2010 Writing and Illustrating for Young Readers Conference: Alane Ferguson

As part of our continuing series of 2010 Writing and Illustrating for Young Readers Conference (www.foryoungreaders.com) faculty interviews with interviewer Carol Lynch Williams.

Advanced novel faculty Alane Ferguson was born in Cumberland, Maryland, in 1957. Her mother is children’s author Gloria Skurzynski. Ferguson is the author of many novels and mysteries, including the Edgar Award-winning Show Me The Evidence. Rumor has it that there will be two more books in Alane’s forensic series staring Cameryn Mahoney!

Carol Lynch Williams: Why did you decide to become a writer?

Alane Ferguson: I became a writer because my mother, who is a successful author, showed me that it was possible to actually live out your dreams.  (While working in your pajamas with a baby on your lap, no less!)  From the time I was twelve I watched the process up close, and I think those observations gave me the key to what makes a writer successful: hard, hard, HARD work and the ability and humility to revise. My personal journey as an author began a bit strangely because I never thought about becoming a writer until I put pencil (literally, it was a yellow notepad) to paper to create a story for my daughter Kristin when she was less than enthusiastic about the arrival of a second child.  My mother caught wind of the story and convinced me to send it in to New York for a possible book sale (after a revision, of course).  So with great trepidation I popped my story in the mail. Believe it or not, the first place I sent it, bought it, and I’ve been writing ever since!

CLW: Please introduce yourself—but do it as the opening of one of your mystery novels.

AF: Alane Ferguson looked nothing like her sister Joni, whose angularity exuded an almost bird-like quality while Alane seemed softer, rounded both inside and out, like river rocks smoothed by time. Looks, though, could be deceiving: it was Alane who possessed the flair for finding trouble….

What book has most influenced you?

AF: To Kill a Mockingbird by Harper Lee. It was the first time I realized the soul-churning power of the written word.

CLW: You’ve been faculty at this conference many times. Why do you keep coming back?

AF: I keep coming back to this conference because of the talent that attends—I’ve met the most amazing aspiring writers! It is a thrill to become a part of their accomplishments, even if it’s just the smallest link in the writing chain. I get great joy from watching them succeed, and succeed they do!

CLW: What will students learn in your class?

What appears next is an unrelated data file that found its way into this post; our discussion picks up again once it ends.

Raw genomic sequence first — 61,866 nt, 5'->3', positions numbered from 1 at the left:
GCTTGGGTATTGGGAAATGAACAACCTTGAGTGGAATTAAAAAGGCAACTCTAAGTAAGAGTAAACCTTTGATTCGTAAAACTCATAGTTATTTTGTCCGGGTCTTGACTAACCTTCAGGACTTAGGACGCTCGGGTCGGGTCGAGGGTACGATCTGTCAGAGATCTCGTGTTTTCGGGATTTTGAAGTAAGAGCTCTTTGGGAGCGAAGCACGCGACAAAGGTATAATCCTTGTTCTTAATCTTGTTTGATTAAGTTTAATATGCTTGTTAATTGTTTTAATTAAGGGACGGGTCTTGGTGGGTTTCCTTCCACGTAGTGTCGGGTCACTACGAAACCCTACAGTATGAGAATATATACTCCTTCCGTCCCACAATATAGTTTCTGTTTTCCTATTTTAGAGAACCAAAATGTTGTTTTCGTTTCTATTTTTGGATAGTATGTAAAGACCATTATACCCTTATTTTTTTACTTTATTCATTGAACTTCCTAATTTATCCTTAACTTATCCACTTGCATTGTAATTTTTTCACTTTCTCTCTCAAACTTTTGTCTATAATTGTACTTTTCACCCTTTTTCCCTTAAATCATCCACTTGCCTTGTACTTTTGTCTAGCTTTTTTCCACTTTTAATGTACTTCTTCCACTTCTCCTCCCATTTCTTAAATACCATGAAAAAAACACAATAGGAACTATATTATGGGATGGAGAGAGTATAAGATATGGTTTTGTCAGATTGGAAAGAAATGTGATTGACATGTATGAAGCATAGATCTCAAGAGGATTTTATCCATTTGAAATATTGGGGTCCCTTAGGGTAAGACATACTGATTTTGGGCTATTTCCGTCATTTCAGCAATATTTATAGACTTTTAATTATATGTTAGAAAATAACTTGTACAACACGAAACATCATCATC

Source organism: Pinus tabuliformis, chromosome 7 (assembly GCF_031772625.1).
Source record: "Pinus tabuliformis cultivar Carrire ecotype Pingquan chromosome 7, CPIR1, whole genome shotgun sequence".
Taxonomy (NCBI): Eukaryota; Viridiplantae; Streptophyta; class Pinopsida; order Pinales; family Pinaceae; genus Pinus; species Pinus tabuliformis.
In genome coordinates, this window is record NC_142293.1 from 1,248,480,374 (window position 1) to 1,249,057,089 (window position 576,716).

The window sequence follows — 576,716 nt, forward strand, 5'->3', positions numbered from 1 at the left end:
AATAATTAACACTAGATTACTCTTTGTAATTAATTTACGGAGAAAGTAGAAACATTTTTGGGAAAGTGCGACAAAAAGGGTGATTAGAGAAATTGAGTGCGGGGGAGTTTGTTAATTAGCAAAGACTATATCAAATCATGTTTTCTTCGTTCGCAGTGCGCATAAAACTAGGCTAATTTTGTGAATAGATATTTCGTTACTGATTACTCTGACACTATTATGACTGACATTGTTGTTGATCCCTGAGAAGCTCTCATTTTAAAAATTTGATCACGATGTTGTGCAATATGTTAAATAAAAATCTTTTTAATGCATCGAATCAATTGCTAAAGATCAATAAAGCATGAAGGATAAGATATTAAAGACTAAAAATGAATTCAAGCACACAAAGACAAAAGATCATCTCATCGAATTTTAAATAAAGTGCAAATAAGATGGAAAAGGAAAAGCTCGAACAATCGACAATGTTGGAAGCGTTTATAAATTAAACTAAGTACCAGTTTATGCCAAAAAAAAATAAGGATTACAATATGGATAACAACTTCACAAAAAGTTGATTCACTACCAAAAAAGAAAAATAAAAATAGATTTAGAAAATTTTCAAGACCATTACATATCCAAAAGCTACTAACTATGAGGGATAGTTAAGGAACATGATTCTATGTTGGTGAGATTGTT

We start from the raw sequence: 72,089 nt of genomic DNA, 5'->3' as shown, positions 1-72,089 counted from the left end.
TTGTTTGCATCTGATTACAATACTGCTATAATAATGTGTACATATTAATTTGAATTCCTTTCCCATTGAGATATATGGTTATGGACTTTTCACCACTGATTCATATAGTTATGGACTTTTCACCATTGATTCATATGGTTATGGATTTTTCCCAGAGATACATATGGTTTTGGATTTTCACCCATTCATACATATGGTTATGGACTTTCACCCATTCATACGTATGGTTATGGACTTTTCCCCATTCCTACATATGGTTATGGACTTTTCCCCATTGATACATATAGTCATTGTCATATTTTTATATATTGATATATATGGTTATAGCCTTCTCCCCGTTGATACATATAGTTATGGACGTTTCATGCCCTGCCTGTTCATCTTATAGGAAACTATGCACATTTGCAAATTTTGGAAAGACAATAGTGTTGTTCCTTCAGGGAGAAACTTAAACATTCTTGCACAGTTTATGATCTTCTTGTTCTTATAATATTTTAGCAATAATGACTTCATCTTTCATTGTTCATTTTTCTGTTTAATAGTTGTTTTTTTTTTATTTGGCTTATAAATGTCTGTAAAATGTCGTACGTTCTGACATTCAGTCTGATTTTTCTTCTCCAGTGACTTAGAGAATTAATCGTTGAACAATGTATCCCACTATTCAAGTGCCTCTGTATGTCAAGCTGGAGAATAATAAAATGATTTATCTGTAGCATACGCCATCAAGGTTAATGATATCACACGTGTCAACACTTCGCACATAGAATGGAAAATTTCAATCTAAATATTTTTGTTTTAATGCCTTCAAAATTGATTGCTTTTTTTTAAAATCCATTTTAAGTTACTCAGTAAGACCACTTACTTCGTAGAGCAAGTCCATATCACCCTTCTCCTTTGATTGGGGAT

AF: My students will learn how to structure their thoughts, and by that I mean the nuts and bolts of framing their stories in a way that will make their writing ‘pop’ right off the page! It’s actually fun to see the light go on as a writer hones his or her skill. My job is to show authors how to construct their work so their words can flow organically. I call my class a ‘boot camp’ because writing is work, but it in the end they’ll have some nice, strong writing biceps to do the heavy lifting.

CLW: What is it like to have a mom who is also published?

AF: Having a mom who is also published is cool because she understands both the frustrations and the delights of the writing process. Joyous at my triumphs, Gloria Skurzynski is my most unwavering champion, which can get a bit embarrassing when we’re in a group of other writers and editors.  “You think J.K. Rowling can write?” says she, incredulous. “Why, you simply must get a copy of my daughter’s book if you want to see real craftsmanship.” Bear in mind my mother actually said this to an editor who had in fact worked on J.K. Rowling’s books. Hear the internal scream of MOTHER!  (And, big surprise, that editor did not ask to see my work.) But seriously, you can’t put a price on that kind of support—she has been invaluable to me as a mentor. The best part is that my mother will not hesitate to tell me when I’ve missed the mark, which is, counterintuitively, writing gold. I trust her input and adjust accordingly, and my reward has been 32 published books, halfway to my mother’s amazing total of 60!

CLW: What book do we have to look forward to?

AF: My next book is my most personal work of all, a paranormal mystery filled with love and loss and the question of life and its meaning. Dragonfly Eyes is the novel I’m most excited about completing, which should be very, very soon!

Alane Ferguson will lead a breakout session on Monday, June 14, 3 p.m. and Friday, June 18, 4 p.m.

2010 Writing and Illustrating for Young Readers Conference: Introduction, Kristyn Crow, Sara Zarr, Brandon Mull, Kevin Hawkes, Emily Wing Smith, Bonny Becker, Mike Knudson

One Response to 2010 Writing and Illustrating for Young Readers Conference: Alane Ferguson

  1. Yes! I get to go to Alane’s Bootcamp! How cool is that?

    Can’t wait, Alane. And thanks for the interview, Carol.

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